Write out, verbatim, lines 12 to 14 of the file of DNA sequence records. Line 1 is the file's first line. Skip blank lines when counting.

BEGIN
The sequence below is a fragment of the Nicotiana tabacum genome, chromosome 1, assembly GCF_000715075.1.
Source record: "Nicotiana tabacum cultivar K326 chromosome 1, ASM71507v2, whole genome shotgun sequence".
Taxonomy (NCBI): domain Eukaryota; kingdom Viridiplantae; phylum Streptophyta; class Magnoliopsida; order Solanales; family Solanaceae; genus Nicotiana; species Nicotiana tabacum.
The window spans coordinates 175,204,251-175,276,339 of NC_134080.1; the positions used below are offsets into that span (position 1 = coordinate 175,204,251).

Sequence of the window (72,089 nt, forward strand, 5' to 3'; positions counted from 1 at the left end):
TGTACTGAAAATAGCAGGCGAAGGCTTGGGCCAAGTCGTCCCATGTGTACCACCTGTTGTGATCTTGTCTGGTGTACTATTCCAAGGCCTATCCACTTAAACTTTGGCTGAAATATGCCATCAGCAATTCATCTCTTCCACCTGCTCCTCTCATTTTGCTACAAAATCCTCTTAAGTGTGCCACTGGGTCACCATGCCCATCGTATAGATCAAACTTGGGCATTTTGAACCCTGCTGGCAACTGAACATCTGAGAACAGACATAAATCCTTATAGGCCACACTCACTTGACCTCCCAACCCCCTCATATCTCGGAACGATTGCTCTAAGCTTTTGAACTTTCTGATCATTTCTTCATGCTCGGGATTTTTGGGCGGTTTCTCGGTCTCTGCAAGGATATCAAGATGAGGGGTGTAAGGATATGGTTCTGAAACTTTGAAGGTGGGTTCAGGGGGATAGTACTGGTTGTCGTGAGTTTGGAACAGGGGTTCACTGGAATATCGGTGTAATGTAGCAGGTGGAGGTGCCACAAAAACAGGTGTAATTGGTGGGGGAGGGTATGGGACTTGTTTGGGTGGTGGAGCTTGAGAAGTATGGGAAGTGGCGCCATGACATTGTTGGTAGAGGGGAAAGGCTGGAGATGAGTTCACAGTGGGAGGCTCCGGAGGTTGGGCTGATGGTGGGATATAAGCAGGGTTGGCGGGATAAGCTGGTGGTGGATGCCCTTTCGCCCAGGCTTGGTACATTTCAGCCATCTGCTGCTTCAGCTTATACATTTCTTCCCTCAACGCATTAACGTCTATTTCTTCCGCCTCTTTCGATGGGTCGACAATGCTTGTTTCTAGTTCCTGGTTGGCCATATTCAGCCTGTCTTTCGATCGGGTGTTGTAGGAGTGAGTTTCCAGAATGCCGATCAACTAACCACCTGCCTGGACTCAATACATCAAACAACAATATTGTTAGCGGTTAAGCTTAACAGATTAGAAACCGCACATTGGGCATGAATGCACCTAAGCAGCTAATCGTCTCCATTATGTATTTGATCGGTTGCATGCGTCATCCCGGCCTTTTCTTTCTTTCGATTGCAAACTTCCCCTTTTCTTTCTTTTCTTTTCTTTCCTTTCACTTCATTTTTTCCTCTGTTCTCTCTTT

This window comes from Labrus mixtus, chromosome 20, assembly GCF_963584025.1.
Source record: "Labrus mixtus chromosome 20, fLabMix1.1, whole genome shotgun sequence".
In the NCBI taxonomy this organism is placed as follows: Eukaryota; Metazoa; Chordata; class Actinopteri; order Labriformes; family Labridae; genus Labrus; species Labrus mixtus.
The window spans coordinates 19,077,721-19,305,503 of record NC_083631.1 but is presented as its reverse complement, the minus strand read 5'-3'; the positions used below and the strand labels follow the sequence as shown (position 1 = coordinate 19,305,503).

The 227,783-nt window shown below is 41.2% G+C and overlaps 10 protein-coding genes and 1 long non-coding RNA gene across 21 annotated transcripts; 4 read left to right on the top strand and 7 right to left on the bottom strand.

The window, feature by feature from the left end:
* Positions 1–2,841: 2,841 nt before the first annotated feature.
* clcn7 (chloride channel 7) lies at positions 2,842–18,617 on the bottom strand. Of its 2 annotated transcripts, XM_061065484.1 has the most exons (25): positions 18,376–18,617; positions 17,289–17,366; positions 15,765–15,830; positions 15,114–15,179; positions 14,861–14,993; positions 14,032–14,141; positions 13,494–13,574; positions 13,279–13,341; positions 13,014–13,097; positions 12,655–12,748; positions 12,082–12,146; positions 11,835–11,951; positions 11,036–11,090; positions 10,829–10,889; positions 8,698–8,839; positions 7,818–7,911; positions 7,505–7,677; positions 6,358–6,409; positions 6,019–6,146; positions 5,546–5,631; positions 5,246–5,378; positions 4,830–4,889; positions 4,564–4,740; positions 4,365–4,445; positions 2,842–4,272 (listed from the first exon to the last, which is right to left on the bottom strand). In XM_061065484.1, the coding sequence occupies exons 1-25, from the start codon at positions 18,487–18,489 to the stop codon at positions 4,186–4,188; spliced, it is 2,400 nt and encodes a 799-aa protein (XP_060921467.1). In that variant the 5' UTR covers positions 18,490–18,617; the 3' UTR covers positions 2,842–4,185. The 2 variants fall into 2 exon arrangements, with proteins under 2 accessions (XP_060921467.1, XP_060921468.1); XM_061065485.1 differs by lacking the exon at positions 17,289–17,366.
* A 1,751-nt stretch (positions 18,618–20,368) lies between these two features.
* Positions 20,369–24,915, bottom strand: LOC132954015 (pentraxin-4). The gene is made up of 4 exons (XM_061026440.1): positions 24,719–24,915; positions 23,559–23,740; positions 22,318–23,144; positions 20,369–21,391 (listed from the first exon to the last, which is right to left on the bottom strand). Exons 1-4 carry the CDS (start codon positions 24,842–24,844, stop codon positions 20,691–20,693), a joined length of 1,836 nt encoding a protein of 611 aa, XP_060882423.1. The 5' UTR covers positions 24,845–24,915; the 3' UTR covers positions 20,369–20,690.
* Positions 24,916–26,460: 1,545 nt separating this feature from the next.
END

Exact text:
The window, feature by feature from the left end:
* Positions 1–2,841: 2,841 nt before the first annotated feature.
* clcn7 (chloride channel 7) lies at positions 2,842–18,617 on the bottom strand. Of its 2 annotated transcripts, XM_061065484.1 has the most exons (25): positions 18,376–18,617; positions 17,289–17,366; positions 15,765–15,830; positions 15,114–15,179; positions 14,861–14,993; positions 14,032–14,141; positions 13,494–13,574; positions 13,279–13,341; positions 13,014–13,097; positions 12,655–12,748; positions 12,082–12,146; positions 11,835–11,951; positions 11,036–11,090; positions 10,829–10,889; positions 8,698–8,839; positions 7,818–7,911; positions 7,505–7,677; positions 6,358–6,409; positions 6,019–6,146; positions 5,546–5,631; positions 5,246–5,378; positions 4,830–4,889; positions 4,564–4,740; positions 4,365–4,445; positions 2,842–4,272 (listed from the first exon to the last, which is right to left on the bottom strand). In XM_061065484.1, the coding sequence occupies exons 1-25, from the start codon at positions 18,487–18,489 to the stop codon at positions 4,186–4,188; spliced, it is 2,400 nt and encodes a 799-aa protein (XP_060921467.1). In that variant the 5' UTR covers positions 18,490–18,617; the 3' UTR covers positions 2,842–4,185. The 2 variants fall into 2 exon arrangements, with proteins under 2 accessions (XP_060921467.1, XP_060921468.1); XM_061065485.1 differs by lacking the exon at positions 17,289–17,366.